It’s possible to reflect the holiday season in your wedding meal without over doing it. And Highland Drive Catering’s Jessi Gillis will tell you how.
I’m having my wedding over the holidays. How can my food play off of traditional holiday food, but not be predictable or cheesy?
The winter months are an exciting time to celebrate a wedding. Flavours should be warm and comforting and styled to the clients needs. In order to work the holidays into your wedding menu ask your caterer to come up with a list of holiday favourites and flavours that can present and eat in a different way. For instance, turning old holiday favourites into tasty hors d’oeuvres.
What are some seasonal flavours that are under-used in winter?
I like to think that most flavours can be transformed into a holiday meal. For me it is more about the way we use the flavours in dishes to accent the idea of a winter wedding. Winter flavours are so versatile most can be used in appetizers, mains or desserts. Here are flavours and ingredients I like to keep in mind when writing holiday menus: cranberries, pears, orange zest, rosemary, nutmeg, mint, cinnamon, pumpkin, allspice, applewood or hickory smoke and maple.
Is it possible to provide guests with warming, comfort foods without making them feel bloated and/or sleepy?
Absolutely. Your caterer should suggest a menu that will work with your wedding theme as well as keep people lively and celebrating. The caterer should create comfort foods by using seasonal flavours in lighter fare, and by spacing out the food throughout the evening. Starting with a light soup or salad helps if your main course is a bit heavier. Spacing your hors d’oeuvres and the start time of your main meal will also help with this. You want the food to add value to the evening and to help make it a memorable day.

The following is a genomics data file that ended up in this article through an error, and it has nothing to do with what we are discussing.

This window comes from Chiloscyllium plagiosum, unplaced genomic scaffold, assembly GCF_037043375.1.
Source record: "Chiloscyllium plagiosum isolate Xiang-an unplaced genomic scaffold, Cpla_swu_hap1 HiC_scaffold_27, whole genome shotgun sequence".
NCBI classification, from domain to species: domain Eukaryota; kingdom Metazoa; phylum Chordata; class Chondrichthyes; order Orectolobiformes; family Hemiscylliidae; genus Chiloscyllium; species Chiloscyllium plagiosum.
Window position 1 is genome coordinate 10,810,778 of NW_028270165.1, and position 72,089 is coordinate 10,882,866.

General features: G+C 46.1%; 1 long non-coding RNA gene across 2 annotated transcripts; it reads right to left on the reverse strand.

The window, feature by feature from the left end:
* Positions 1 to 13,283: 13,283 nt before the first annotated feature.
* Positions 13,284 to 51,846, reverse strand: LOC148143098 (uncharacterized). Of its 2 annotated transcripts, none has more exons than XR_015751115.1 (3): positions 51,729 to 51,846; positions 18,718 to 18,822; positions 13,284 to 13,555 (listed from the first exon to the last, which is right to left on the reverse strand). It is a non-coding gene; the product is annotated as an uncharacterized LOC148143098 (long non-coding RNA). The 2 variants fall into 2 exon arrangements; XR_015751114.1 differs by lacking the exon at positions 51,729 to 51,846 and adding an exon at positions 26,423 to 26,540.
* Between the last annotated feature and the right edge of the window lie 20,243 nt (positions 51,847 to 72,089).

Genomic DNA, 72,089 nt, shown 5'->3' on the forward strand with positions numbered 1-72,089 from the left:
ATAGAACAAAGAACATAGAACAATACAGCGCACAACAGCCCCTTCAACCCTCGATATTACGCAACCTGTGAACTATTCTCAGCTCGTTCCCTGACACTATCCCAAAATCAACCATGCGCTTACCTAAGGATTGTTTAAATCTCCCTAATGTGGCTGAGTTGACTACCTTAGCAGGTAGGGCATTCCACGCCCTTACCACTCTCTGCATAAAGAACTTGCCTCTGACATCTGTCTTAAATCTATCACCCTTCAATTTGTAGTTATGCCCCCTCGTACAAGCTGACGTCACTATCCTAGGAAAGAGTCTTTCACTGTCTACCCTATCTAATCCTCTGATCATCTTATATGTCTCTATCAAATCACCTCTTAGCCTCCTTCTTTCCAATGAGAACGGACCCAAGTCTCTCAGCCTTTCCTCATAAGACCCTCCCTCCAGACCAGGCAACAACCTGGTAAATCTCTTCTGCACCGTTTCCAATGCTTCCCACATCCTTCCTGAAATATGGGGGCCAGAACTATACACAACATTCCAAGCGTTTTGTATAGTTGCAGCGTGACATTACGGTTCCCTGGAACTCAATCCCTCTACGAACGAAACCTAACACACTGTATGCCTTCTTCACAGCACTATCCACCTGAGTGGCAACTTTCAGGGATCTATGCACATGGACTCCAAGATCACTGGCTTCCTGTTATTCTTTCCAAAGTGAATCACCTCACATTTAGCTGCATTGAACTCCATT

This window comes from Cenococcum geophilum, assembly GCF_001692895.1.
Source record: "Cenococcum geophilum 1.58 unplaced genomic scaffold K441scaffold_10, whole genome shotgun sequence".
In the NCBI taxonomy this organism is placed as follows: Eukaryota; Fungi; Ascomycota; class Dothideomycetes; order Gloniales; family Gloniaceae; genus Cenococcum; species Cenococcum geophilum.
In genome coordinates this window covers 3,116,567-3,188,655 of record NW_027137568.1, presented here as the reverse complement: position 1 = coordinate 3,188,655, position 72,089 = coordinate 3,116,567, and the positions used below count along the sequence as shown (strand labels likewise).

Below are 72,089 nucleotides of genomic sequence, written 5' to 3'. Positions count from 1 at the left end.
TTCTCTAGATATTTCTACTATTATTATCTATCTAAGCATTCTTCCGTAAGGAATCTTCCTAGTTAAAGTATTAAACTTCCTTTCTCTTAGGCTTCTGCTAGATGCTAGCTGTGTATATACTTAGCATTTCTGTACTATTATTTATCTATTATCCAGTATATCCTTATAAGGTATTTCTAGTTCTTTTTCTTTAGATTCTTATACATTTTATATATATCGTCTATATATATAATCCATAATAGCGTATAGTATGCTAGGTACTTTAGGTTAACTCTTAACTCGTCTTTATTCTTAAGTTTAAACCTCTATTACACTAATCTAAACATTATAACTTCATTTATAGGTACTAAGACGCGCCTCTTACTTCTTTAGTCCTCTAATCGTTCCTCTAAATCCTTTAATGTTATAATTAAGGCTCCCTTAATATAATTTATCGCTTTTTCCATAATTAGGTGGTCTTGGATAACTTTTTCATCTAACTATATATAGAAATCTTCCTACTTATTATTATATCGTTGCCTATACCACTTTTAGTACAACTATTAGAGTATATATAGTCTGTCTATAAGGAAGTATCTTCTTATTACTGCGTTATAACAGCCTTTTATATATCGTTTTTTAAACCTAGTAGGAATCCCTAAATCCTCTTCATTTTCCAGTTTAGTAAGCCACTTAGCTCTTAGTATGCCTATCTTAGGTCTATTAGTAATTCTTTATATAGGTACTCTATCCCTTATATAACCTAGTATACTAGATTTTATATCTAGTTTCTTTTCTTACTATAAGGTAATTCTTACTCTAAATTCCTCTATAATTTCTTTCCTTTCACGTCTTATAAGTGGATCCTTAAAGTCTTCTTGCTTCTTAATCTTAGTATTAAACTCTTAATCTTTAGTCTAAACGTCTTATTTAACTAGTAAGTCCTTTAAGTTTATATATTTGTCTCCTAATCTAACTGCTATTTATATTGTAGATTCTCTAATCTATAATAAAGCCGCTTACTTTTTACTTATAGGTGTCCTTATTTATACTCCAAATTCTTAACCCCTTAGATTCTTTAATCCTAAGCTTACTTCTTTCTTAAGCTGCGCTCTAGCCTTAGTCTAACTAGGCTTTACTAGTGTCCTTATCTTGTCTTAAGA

How can I keep my dessert menu light but still satisfying?
There are a few different ways. If you have chosen a heavier appetizer and main course you can offer a light dessert such as pumpkin spice creme brulee with a cranberry shortbread. This option is light, has seasonal flavours and won’t make your guests feel heavy. You should also choose desserts that go with wine/beer so that your guests will want to keep indulging after the meal. As well, instead of a three-course meal you can offer a small dessert table with lighter choices. This way your guests have the opportunity to choose when they are ready for dessert and have time to digest the main course.
With background in culinary arts and service management, Jessi fulfills her passions with her butcher store Highland Drive Storehouse and catering company Highland Drive Catering, where she puts emphasis on knowing her farmer, building personalized menus for clients and cooking seasonally. highlanddrive.ca